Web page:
2021 was quite a year for the security community. The year started off with many organizations recovering from the aftermath of SolarWinds, one of the largest attacks we’ve ever seen. Then came along the deluge of ransomware attacks. These attacks were unprecedented, as they didn’t just damage the affected company, but significantly disrupted the daily lives of individuals across the globe. Suddenly, we were in the midst of gas and meat shortages due to the attacks against the Colonial Pipeline and JBS. Despite a tumultuous year of security incidents, there is a lot that we can learn to better prepare ourselves for 2022.
We’ve all either experienced, or witnessed, a security incident occur at the hands of trusting content that is actually malicious. Yet, the ability to engage with content and perform digital operations is imperative for workflows and continuity. That’s where zero trust comes into play. With a zero trust strategy, one simply does not trust anyone or anything that attempts to enter your network. With Work-From-Anywhere (WFA) and other hybrid models being permanently implemented across workforces, the zero trust approach is imperative.
In May 2021, President Joe Biden released a cybersecurity executive order with regulations and guidance for federal government agencies to thwart malicious cyber campaigns. One of the components of this order was to have agencies advance toward Zero Trust architecture and develop a plan to implement it. Since then, agencies have submitted their zero trust implementation plans and are entering the execution phase. I anticipate that once these agencies fully build out a zero trust security model, we’ll witness many other organizations begin to create and implement similar strategies.
According to a recent report from MIT Technology Review, 2021 has broken the record for the number of zero-day exploits discovered in a year. The report claims that 66 zero-days have been found in use this year, which is almost double the total for 2020. Threat actors have noticed the success they have had with zero-days this past year and are certainly using it to their advantage. Researchers have even discovered “exploit as a service” models emerging on the dark web. This would allow developers to rent out zero-day exploits to as many threat actors as possible rather than one individual. With these types of models in place, and gaining popularity, we should only expect to see an increase in these types of attacks.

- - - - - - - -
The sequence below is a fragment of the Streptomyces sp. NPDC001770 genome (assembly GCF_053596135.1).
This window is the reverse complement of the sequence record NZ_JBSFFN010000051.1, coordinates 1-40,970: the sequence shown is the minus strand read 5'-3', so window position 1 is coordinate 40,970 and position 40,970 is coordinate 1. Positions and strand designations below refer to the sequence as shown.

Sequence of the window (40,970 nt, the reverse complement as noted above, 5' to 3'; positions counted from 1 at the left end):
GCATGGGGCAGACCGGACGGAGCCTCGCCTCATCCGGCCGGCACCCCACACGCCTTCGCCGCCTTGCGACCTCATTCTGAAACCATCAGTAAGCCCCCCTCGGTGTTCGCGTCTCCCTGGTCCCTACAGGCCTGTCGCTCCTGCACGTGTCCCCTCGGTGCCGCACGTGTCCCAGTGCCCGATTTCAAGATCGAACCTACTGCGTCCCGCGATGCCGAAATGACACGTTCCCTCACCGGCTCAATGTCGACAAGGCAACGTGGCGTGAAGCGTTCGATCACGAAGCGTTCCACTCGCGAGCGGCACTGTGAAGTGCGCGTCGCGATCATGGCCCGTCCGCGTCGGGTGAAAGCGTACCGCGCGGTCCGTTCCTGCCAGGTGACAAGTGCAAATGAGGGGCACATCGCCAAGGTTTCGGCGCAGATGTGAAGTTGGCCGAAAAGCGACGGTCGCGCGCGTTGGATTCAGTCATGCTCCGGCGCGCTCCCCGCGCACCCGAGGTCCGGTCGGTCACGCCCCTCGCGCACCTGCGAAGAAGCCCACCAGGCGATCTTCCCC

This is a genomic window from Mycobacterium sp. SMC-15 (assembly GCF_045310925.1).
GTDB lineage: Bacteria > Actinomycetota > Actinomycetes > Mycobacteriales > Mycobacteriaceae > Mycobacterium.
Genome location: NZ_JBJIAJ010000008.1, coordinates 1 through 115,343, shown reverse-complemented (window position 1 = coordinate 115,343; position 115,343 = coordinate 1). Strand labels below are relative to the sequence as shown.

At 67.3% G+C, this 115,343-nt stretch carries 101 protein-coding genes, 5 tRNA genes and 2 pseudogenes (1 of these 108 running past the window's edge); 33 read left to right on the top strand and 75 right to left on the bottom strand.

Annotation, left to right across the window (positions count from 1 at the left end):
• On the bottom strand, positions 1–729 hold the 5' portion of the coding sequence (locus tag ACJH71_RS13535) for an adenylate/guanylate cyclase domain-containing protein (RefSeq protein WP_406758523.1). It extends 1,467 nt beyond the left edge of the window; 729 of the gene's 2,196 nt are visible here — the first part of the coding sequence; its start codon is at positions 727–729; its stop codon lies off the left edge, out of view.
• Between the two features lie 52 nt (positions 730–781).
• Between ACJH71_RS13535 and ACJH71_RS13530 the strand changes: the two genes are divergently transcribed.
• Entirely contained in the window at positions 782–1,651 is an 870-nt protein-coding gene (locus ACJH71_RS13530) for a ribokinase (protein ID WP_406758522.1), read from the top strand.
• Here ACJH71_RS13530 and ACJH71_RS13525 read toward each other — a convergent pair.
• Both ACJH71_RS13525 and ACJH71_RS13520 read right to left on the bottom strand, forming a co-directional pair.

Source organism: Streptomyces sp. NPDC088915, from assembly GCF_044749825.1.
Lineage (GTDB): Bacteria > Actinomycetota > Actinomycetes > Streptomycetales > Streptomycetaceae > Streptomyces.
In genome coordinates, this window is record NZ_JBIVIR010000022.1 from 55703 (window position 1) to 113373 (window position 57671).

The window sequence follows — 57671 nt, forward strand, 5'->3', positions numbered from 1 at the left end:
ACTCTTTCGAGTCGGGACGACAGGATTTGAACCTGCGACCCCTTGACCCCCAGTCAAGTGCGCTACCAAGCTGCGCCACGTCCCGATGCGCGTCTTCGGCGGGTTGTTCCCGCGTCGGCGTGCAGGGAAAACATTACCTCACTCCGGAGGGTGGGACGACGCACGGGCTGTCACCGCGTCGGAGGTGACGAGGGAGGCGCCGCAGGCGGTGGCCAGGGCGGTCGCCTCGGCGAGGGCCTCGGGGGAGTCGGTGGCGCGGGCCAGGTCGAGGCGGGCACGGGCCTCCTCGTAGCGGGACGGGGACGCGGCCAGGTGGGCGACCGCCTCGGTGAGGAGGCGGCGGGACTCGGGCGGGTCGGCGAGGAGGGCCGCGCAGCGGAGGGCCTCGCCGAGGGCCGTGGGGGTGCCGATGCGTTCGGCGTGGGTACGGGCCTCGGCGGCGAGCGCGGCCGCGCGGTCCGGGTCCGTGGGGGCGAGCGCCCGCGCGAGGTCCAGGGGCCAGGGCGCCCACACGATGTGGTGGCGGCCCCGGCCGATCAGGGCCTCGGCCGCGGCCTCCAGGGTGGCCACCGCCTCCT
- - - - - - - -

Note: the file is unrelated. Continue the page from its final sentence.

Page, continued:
So, what exactly is a zero-day? Zero-day exploits are an umbrella term for attacks that hackers carry out by capitalizing on recently discovered vulnerabilities. This is extremely dangerous for the affected organization because they have little to no time to remediate them. The effects of zero-day exploits were felt during the attack against Kaseya in July. The REvil threat group exploited three zero-days within Kaseya’s VSA, giving the hackers access to Kaseya’s managed service provider (MSP) customer base. This was the start of a massive domino effect—1,500 companies affected.
For so long, security strategies have been focused on detection. With the nature of today’s threat landscape, this approach often falls short. Think of ransomware. There is no tried and true detection method for ransomware, because by the time it has been detected it’s typically too late. After an attack occurs, there is an immediate groundswell of concern. But, the discussions circulate around how the attack occurred, who was responsible, and what damage was incurred.
Many of the affected organizations remediate these attacks with quick fixes when long-lasting changes need to be made. This is likely why 80% of organizations that paid the ransom were hit again. Paying the ransom is a quick fix, especially when new, long-term security investments need to be made. With zero-day exploits and evasive threats on the rise, threat detection systems cannot be the main line of defense. As we’ve witnessed this year, hackers will exploit them, either through you or your third parties.
The moral of the story is that 2021 taught us to expect the unexpected. No region, industry, or organization is off-limits when it comes to a cyberattack. And, hackers will not take the high road. 2022 will bring forth new threats, attack vectors, and other malicious activity that we haven’t even thought of yet. But, we can learn from this year. Hackers have shown us that if we don’t prioritize the prevention of well-known threats—such as ransomware—then they will continue to use these attack methods. Why wouldn’t they if it’s still proving to be so successful? Shifting the focus to prevention of threats and using the zero trust model as a guide can help stop the dissemination of zero-day exploits and ransomware. Making the appropriate security investments and seeking solutions focused on prevention can help stop this year’s trending attacks from occurring more frequently next year and even the next generation of malware.